The sessions themselves would be just part of the benefit. When owner and office administrator attend the conference together, they can compare notes on what they've heard, prioritize the changes they want to make and sketch out how to implement them - the CEO looking at the big picture and giving buy-in, the administrator collecting details to make it happen, right there at the meeting.
As a result, attendees could make evolutionary progress at the conference. Compare that with the traditional way we process the powerful new ideas presented from the podium: The firm owner brings back a lot of notes, but then, upon arrival, becomes much too busy catching up to do anything about them.
As an additional benefit, while the principals are networking and picking the brains of other firm owners during cocktail receptions or sponsored dinners, administrators can be comparing notes on how their peers at other, similar firms handle different operational issues. Shop talk can take place simultaneously on two different levels.
BEYOND LIP BALM
One other additional conference function comes to mind: harnessing the expertise of the exhibitors. Is there any activity, anywhere in our economic landscape, more dysfunctional than gathering some of the industry's most innovative software companies, asset management firms and custodians into booths in a large exhibit hall, and have their representatives stand by hopefully while advisors avoid eye contact as they walk past them to the food and beverage areas?
"I sometimes wonder," one company representative once told me, in a terrific summary of the typical exhibit hall dynamic, "whether my highest and best use is to stand at a booth giving away Chapstick."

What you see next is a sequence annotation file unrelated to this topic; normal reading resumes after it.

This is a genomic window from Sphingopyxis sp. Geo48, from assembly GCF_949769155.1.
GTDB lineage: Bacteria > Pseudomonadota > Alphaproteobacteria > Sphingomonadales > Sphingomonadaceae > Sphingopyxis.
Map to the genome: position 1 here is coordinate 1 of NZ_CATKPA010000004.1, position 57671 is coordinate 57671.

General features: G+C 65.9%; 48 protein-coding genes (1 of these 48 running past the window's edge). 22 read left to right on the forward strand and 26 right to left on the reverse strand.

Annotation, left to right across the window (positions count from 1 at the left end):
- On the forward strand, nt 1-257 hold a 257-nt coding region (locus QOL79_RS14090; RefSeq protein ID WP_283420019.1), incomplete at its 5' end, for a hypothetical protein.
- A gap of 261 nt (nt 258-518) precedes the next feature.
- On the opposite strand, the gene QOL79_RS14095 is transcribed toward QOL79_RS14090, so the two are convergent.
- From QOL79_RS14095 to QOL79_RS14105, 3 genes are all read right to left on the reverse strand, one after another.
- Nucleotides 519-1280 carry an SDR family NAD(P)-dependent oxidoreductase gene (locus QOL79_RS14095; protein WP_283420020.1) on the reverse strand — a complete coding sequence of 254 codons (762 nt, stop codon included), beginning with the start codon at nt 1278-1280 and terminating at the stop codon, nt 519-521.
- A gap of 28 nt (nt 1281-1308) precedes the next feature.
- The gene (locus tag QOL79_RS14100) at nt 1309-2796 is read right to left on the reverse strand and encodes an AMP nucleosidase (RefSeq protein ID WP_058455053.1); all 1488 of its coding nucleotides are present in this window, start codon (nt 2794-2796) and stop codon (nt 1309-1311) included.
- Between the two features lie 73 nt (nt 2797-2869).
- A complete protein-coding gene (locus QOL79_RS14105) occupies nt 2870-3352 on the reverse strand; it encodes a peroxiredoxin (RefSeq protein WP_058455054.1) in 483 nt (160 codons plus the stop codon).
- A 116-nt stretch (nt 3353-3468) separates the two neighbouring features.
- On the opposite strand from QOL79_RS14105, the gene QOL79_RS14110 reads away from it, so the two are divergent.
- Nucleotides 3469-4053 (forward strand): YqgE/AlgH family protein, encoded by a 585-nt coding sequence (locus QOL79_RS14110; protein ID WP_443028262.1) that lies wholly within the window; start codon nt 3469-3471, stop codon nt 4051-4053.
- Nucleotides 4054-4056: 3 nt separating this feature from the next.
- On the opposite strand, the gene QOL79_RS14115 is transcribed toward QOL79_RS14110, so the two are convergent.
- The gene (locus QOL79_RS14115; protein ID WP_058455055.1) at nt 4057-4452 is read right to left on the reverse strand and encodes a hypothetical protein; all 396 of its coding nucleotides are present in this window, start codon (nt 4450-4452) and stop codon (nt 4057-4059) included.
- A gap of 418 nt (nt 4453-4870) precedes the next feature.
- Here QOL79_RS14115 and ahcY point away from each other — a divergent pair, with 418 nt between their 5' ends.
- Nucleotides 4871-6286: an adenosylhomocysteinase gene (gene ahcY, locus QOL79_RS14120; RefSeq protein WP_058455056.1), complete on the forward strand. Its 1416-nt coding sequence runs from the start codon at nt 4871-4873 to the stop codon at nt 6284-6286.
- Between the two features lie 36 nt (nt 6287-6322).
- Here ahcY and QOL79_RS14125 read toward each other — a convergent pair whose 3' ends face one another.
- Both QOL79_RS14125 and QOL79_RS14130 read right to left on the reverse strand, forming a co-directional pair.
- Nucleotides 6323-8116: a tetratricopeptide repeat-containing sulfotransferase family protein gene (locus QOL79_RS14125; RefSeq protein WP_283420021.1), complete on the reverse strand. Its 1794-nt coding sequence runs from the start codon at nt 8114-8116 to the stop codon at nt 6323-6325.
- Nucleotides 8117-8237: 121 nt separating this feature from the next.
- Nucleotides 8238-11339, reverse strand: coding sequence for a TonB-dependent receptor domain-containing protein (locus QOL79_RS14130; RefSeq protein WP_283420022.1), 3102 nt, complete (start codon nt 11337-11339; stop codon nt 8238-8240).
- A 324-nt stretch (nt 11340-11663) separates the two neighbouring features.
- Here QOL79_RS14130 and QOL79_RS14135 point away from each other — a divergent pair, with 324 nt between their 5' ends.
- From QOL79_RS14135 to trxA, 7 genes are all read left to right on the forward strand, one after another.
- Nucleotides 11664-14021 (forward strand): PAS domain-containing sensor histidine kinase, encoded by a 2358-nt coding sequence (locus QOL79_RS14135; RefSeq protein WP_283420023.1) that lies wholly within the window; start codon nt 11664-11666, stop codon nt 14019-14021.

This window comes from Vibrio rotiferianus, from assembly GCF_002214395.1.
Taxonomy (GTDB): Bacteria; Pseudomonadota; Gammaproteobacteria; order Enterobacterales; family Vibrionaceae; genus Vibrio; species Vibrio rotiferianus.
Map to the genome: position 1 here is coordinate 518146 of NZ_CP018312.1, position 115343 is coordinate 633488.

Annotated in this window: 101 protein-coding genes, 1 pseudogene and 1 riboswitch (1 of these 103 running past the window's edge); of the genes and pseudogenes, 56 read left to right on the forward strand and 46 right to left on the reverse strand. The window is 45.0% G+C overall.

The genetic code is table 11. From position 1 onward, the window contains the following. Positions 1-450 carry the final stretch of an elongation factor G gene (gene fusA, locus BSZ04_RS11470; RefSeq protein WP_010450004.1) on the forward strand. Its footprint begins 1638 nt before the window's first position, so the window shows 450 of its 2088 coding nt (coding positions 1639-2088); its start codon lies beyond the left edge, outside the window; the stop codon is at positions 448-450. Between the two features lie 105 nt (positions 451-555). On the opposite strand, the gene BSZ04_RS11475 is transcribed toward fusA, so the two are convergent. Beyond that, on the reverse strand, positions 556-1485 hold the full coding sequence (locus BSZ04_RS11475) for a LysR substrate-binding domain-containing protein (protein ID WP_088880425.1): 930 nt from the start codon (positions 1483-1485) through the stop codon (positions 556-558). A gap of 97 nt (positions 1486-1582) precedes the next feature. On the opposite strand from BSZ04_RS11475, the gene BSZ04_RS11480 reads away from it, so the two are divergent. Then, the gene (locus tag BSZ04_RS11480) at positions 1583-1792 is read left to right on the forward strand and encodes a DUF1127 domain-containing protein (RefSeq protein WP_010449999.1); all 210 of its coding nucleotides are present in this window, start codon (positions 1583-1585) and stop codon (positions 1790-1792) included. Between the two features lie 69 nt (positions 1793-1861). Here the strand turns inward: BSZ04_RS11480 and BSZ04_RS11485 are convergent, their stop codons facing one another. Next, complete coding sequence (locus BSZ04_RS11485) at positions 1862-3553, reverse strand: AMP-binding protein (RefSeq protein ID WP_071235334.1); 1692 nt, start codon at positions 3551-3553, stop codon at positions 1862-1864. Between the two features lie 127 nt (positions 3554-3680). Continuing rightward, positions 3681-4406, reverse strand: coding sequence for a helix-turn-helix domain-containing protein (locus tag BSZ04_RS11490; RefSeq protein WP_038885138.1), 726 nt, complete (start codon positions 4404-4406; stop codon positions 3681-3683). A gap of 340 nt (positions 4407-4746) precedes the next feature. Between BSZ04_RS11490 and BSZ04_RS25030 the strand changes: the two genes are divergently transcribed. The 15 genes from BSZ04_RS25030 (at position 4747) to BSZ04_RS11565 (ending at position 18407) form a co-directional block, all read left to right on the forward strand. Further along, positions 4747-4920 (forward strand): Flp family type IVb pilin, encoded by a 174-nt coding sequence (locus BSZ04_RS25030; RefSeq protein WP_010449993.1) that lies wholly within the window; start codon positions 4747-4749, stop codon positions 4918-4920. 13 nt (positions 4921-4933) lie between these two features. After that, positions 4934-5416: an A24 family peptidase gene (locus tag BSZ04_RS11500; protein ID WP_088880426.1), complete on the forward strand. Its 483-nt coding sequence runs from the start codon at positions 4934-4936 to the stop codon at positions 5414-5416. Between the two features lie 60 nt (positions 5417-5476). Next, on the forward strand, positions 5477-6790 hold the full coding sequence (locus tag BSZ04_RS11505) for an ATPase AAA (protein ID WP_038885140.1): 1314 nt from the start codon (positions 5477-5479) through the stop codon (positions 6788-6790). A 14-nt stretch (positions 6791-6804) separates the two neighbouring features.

How do we fix this?
I would require the exhibitors to replace the lip balm and keychains with, for instance, a professional white paper written by a fund's economists and research analysts, outlining the most interesting things they're seeing in the markets.
I would ask the custodians to offer training sessions at their booths, showing attendees what power users are doing with their software interface.
I would only allow companies into the exhibit hall who are serious about partnering with advisors and delivering value to the planning process - and I would encourage advisors to talk shop with representatives who may have visited hundreds of other planning firms and collected interesting ideas from the visits.
As I look into the future, I see the traditional industry conference joined by a proliferation of study groups, sponsored traveling road shows, virtual meetings, webinars and increasingly sophisticated local chapter events.
In our ever-chaotic investment environment, advisors have to be given a great reason to leave their offices for two or three days. I think the traditional conference experience will only remain viable if it serves its traditional purposes more effectively than it has in the past, and if we can find ways to deliver more value for more people in the office.
Bob Veres, a Financial Planning columnist, publishes the Inside Information newsletter and website for advisors at bobveres.com. Post your comments on Financial Planning's discussion boards at financial-planning.com/forums. Readers can also send feedback to email@example.com.